It was only the start and there have now been regular tornadoes every few years around the state, both destructive and deadly. Things don’t stay the same because we want them too or even because we think they should. People’s views on climate change are like that. People who spend their time listening to radical pundits like Rush Limbaugh and firmly believe that global warming is a myth are in my opinion, desperately clinging to their outdated beliefs, not because they give credence to them, but rather out of fear. Fear of the dramatic shifts we are seeing all across the world. Social justice, climate change, human rights, war etc.

Those rabidly outspoken few, however misinformed, are not the scariest though. It is those who concede and say okay, yes the world is heating up, but who cares? There’s not much we can do about it anyway right? Those people are the ones I strive to understand. I have this idea that if I can just figure out what is going on in their heads that maybe I can change their mind. Isn’t that what advertising, commercials, PR, government and media have been doing ever since Edward Bernays, the father of modern public relations first spoke about the power of influence and public perception?

Okay, I don’t come from an incredibly strong scientific background. However, as I stated before, science alone can’t save us, which I think is the reason this master’s program is so popular. The teachers remind us that we must look beyond the numbers, to human behavior, community, economics, culture, media influence, etc. if we are to really and truly make a difference in the way we work to conserve what we have left and to make responsible and practical management plans that actually work. To repeat Gore, “What we take for granted might not be here for our children.” We can’t assume blindly that our actions however small, have no effect on the larger world. We can’t ignore what is happening all around us.

“No one can do everything, but everyone can do something” – WE ADD UP 2009

I was told that the climate change debate is an ethical, moral and philosophical issue and I agree. I only need look around to see that our world is consumed with the trivial, the superficial and the irrelevant. Why? Maybe I am crazy, and overly sensitive, but when I see trash on the road, people with fifty plastic grocery sacks, or people refusing to believe that all species have the right to exist, I feel physically ill.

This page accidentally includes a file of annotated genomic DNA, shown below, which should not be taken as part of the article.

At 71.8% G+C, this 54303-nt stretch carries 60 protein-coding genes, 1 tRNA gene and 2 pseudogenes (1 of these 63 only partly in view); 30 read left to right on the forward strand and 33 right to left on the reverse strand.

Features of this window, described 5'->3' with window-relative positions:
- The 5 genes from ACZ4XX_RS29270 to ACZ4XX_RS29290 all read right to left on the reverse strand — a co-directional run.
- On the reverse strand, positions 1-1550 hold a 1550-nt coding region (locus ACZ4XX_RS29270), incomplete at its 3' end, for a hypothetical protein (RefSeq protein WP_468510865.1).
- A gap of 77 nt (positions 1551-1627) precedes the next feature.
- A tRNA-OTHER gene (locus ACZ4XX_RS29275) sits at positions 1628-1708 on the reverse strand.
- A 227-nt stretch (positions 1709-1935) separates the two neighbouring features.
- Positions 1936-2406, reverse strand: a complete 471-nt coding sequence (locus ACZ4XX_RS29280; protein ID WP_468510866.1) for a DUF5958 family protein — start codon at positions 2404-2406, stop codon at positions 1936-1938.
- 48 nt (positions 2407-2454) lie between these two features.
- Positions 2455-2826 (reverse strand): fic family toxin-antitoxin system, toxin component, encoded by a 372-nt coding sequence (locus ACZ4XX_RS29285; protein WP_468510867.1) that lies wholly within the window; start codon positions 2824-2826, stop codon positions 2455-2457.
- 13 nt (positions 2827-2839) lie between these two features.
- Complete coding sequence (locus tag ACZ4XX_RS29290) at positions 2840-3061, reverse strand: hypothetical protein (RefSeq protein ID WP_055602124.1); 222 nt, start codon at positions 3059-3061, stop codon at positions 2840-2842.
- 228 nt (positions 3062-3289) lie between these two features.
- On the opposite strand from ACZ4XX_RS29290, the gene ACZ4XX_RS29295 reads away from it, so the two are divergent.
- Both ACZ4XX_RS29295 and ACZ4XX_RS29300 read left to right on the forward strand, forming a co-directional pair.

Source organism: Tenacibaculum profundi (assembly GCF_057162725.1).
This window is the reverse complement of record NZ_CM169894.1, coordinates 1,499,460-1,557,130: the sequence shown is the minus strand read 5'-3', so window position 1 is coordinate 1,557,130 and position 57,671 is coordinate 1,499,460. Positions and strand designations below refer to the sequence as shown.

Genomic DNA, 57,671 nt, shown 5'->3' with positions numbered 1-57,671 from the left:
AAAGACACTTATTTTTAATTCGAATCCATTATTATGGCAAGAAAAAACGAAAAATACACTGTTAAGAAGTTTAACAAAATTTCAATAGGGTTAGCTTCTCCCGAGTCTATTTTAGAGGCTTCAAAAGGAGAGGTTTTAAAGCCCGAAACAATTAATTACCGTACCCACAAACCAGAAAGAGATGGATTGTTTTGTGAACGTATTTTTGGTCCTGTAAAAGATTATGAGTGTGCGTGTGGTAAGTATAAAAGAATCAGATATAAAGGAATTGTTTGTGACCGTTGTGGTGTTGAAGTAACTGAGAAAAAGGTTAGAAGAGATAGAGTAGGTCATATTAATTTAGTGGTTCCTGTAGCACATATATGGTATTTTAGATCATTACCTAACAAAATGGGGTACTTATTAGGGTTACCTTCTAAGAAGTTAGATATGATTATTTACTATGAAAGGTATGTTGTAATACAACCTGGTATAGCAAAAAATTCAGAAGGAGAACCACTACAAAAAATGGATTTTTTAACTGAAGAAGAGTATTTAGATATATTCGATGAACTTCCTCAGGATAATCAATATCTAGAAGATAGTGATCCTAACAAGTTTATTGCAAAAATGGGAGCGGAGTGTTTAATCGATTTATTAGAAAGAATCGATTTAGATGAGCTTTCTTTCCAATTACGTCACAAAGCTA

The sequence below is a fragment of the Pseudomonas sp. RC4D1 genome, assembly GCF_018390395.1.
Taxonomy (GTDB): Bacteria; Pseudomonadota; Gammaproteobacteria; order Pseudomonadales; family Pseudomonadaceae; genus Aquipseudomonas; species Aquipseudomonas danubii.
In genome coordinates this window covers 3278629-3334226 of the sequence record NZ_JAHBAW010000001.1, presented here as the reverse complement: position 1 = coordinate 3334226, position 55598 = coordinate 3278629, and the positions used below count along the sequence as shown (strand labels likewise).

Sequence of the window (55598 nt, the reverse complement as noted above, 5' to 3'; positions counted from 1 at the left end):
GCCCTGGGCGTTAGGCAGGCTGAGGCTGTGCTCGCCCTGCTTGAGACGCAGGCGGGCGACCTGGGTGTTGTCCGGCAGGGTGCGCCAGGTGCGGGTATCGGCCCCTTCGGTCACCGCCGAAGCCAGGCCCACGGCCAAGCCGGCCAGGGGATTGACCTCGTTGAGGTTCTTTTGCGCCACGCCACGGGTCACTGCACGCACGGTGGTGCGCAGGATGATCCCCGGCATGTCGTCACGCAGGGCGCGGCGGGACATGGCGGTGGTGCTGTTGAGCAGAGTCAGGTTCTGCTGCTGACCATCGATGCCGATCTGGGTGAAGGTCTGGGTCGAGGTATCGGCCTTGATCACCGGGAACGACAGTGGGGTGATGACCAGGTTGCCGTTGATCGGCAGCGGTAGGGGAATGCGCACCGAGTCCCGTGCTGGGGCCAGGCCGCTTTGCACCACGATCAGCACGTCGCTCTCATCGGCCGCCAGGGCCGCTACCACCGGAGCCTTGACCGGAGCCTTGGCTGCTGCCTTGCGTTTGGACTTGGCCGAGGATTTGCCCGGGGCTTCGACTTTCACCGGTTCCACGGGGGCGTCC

I was hired only about six months after I graduated college, by the Georgia Department of Natural Resources, as a public affairs specialist, a job I continue to hold. What I have learned has taken my breath away, has made the trivial insignificant. I learned through practical experience what amazing resources we have on this planet. I couldn’t believe that I hadn’t learned this before and as a new “recruit” I couldn’t understand why others wouldn’t find it as awe-inspiring as I did.

I made up my mind that I would make a difference, somehow. I dove in to education, greedily devouring everything I could on why people behave as they do when it comes to conservation. I wanted to understand the concept of “buy in” and what is the determining factor that either makes an individual, organization or industry finally say, ok, we will work with you. I wanted to know if in fact there was a way to accurately measure behaviors so we could see where the change occurs.

“People play various roles in their own lives and take on different personalities depending on where they are or with whom they are interacting. People have their work personas that are much different from their nightlife personas, which in turn are different from their family personas and so on.

The same holds true for corporations; on one hand, a company donates millions to save-the-planet-type funds, but on the other hand, they dump millions of gallons of toxic waste into the clean water supply.

The transparency and speed of information flow caused by social media mitigates this type of social schizophrenic behavior. What does this mean for companies and individuals?” – Erik Qualman (Socialnomics 2009)